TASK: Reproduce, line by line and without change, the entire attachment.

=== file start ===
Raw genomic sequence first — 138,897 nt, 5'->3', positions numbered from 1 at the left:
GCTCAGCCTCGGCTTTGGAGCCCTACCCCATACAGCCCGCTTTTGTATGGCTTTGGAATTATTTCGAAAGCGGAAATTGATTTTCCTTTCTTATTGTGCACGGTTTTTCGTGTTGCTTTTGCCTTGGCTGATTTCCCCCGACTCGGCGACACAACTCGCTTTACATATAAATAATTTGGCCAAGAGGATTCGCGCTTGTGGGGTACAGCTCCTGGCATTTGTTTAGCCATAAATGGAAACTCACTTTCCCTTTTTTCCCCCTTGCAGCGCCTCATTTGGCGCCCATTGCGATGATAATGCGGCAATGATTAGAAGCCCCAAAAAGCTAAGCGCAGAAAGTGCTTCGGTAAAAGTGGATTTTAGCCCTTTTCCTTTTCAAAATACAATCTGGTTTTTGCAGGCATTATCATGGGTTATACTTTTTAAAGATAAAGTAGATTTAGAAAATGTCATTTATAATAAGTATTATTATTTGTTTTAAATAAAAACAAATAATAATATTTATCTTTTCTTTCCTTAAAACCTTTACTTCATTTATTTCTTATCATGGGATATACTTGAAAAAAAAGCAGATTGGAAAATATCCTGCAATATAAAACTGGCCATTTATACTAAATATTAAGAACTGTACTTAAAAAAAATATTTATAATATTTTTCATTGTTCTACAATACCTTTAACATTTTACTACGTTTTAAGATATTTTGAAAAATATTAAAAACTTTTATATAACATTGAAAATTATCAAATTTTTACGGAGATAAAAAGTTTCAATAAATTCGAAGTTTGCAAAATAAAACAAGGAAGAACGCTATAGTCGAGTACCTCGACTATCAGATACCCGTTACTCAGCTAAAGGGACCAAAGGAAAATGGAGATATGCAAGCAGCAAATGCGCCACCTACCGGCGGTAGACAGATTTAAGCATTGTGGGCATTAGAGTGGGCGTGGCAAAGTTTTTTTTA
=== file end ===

Raw genomic sequence first — 138,897 nt, 5'->3', positions numbered from 1 at the left:
GCTCAGCCTCGGCTTTGGAGCCCTACCCCATACAGCCCGCTTTTGTATGGCTTTGGAATTATTTCGAAAGCGGAAATTGATTTTCCTTTCTTATTGTGCACGGTTTTTCGTGTTGCTTTTGCCTTGGCTGATTTCCCCCGACTCGGCGACACAACTCGCTTTACATATAAATAATTTGGCCAAGAGGATTCGCGCTTGTGGGGTACAGCTCCTGGCATTTGTTTAGCCATAAATGGAAACTCACTTTCCCTTTTTTCCCCCTTGCAGCGCCTCATTTGGCGCCCATTGCGATGATAATGCGGCAATGATTAGAAGCCCCAAAAAGCTAAGCGCAGAAAGTGCTTCGGTAAAAGTGGATTTTAGCCCTTTTCCTTTTCAAAATACAATCTGGTTTTTGCAGGCATTATCATGGGTTATACTTTTTAAAGATAAAGTAGATTTAGAAAATGTCATTTATAATAAGTATTATTATTTGTTTTAAATAAAAACAAATAATAATATTTATCTTTTCTTTCCTTAAAACCTTTACTTCATTTATTTCTTATCATGGGATATACTTGAAAAAAAAGCAGATTGGAAAATATCCTGCAATATAAAACTGGCCATTTATACTAAATATTAAGAACTGTACTTAAAAAAAATATTTATAATATTTTTCATTGTTCTACAATACCTTTAACATTTTACTACGTTTTAAGATATTTTGAAAAATATTAAAAACTTTTATATAACATTGAAAATTATCAAATTTTTACGGAGATAAAAAGTTTCAATAAATTCGAAGTTTGCAAAATAAAACAAGGAAGAACGCTATAGTCGAGTACCTCGACTATCAGATACCCGTTACTCAGCTAAAGGGACCAAAGGAAAATGGAGATATGCAAGCAGCAAATGCGCCACCTACCGGCGGTAGACAGATTTAAGCATTGTGGGCATTAGAGTGGGCGTGGCAAAGTTTTTTTTA